I feel a little funny about re-posting a piece from the satirical Babylon Bee, a kind of rightwing Onion. I hate the idea of chuckling at any kind of conservative humor, but the Khmer Rouge has become so toxic, so deranged, so over-the-waterfall that, in the words of Richard Gere’s “Mayonnaise” in An Officer and a Gentleman, “I got nowhere else to go.”
Peter Medak‘s The Ghost of Peter Sellers (currently streaming) is a fascinating documentary about the disastrous making of his own Ghost in the Noonday Sun, a 1973 Peter Sellers pirate comedy that turned out so badly it was never released theatrically.
It was, however, issued on VHS in ’85, and on a Region 2 DVD in 2016 — $7.98 to buy, $3.99 to ship.
The 36 year-old Medak, coming off the success d’estime of The Ruling Class (’72), agreed to direct Noonday Sun in order to work with Sellers, regarded worldwide as a comic genius who was worth his weight in gold. If, that is, the script was first-rate and everything else was in its proper place.
Alas, the Noonday script was allegedly shoddy and shooting at sea (off the coast of Cyprus) was sure to be technically difficult. But the torpedo that destroyed the movie (and which damaged Medak’s career) was the erratic, instinctual madness of his lead actor, who could be extremely skittish and difficult to work with.
Sellers often said that he couldn’t abide mediocrity. Apparently he inhaled a good whiff of the stuff (or so he believed) almost immediately upon arriving in Cyprus. And so he tried to escape by bringing hell.
The best disaster docs of this kind are George Hickenlooper, Fax Bahr and Eleanor Coppola‘s Hearts of Darkness (’91), Keith Fulton and Louis Pepe‘s Lost in La Mancha (’02), about the calamitous undoing of Terry Gilliam’s first attempt to make The Man Who Killed Don Quixote, and Les Blank‘s Burden of Dreams (’82), about the arduous making of Werner Herzog‘s Fitzcarraldo (also ’82).
The Ghost of Peter Sellers is just as good and as necessary as these three. You really do have to watch it.
I was going to write about Medak’s film earlier this week, but I was depressed about being late to the party. I could have seen it at the 2018 Telluride Film Festival but I didn’t. I could have obtained a press screener earlier than I did. Bummed, man. Couldn’t get it up. I finally got going today.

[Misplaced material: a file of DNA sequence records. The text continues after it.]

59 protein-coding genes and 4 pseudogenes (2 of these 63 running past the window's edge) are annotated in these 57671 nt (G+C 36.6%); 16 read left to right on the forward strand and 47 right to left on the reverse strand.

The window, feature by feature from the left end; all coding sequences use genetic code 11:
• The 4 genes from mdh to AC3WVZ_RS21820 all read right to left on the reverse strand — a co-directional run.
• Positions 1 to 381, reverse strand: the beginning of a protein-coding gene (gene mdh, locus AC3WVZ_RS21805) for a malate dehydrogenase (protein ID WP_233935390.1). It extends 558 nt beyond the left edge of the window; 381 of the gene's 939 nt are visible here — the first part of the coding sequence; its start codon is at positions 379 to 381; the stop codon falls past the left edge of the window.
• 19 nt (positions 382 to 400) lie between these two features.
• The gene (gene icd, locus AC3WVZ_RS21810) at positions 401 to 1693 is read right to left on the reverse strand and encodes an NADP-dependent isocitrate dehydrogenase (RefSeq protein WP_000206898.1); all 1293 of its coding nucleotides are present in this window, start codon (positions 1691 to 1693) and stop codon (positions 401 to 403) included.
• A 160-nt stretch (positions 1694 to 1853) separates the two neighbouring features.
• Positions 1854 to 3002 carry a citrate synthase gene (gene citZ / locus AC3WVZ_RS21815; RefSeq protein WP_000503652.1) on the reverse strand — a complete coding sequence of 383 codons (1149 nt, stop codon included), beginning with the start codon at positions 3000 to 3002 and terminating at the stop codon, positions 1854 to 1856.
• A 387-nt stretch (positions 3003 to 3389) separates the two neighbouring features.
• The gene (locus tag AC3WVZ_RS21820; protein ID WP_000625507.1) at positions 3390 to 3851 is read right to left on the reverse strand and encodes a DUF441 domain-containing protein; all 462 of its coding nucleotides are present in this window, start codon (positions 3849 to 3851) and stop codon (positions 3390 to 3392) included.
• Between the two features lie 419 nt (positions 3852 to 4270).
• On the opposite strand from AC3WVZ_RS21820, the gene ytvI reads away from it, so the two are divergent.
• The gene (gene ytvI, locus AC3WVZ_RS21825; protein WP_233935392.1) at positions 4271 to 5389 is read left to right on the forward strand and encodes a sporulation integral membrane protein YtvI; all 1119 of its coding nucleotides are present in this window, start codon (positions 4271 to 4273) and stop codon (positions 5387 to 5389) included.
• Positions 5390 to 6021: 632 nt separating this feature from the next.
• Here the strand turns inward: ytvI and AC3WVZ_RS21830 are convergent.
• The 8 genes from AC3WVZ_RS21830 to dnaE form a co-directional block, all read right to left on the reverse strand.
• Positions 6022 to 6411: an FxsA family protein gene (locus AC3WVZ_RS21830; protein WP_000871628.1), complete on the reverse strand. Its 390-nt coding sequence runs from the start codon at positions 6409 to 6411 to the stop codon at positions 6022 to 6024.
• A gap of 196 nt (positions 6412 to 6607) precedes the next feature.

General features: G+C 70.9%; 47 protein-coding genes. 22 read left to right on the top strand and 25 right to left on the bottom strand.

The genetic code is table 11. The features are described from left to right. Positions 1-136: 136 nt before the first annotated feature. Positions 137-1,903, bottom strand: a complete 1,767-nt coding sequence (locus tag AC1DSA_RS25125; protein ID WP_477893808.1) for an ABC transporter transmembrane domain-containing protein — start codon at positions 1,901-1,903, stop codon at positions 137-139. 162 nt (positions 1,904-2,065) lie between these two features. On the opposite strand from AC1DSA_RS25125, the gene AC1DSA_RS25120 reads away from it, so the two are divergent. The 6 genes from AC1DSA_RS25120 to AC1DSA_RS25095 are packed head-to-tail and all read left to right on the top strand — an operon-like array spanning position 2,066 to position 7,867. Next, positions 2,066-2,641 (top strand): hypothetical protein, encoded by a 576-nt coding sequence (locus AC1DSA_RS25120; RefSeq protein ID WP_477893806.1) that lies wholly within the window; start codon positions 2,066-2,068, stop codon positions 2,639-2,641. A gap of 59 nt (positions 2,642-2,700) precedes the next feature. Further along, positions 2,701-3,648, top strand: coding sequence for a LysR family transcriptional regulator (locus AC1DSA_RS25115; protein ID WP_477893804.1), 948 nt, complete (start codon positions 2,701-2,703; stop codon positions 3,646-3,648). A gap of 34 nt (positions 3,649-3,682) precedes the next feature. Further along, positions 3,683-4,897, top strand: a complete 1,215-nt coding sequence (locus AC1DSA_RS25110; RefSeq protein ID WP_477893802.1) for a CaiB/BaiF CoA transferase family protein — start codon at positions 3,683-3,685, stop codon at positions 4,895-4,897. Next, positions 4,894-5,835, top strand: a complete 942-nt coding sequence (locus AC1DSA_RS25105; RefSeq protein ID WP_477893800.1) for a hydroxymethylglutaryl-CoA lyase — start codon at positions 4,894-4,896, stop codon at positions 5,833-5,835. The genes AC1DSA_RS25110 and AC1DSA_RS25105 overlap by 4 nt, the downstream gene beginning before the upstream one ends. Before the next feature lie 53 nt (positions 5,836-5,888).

A week-old discussion with a colleague:
HE: “Sellers was obviously the lunatic villain in this bizarre saga. Yes, they shouldn’t have made the damn film. Yes, it was a bad idea with a script that allegedly blew chunks. The only thing that was ready was the money. But Sellers was a crazy man.”
Colleague: “Sellers was crazy at times, but I honestly don’t think it was his behavior that ruined the film. And if that’s the case, why is he the villain?”
HE: “A producer says in the doc, ‘We all knew Peter was crazy, but we didn’t know how crazy.’
“Sellers was miserable during the shoot, but he was the powerhouse. He knew the difference between a good script and a bad or weak one. He wanted to have fun and do The Goon Show with Spike Milligan. But he had to know that the whole thing had a basic dubiousness and fragility.
“Yes, Medak saw that also, but he trusted in Sellers’ genius. Which was absurd, of course — if it’s not on the page it isn’t worth doing. Sellers played the innocent when he met Medak later on. ‘It was you and me vs. them,’ he recalled. Medak replied, ‘No, Peter. It was you.’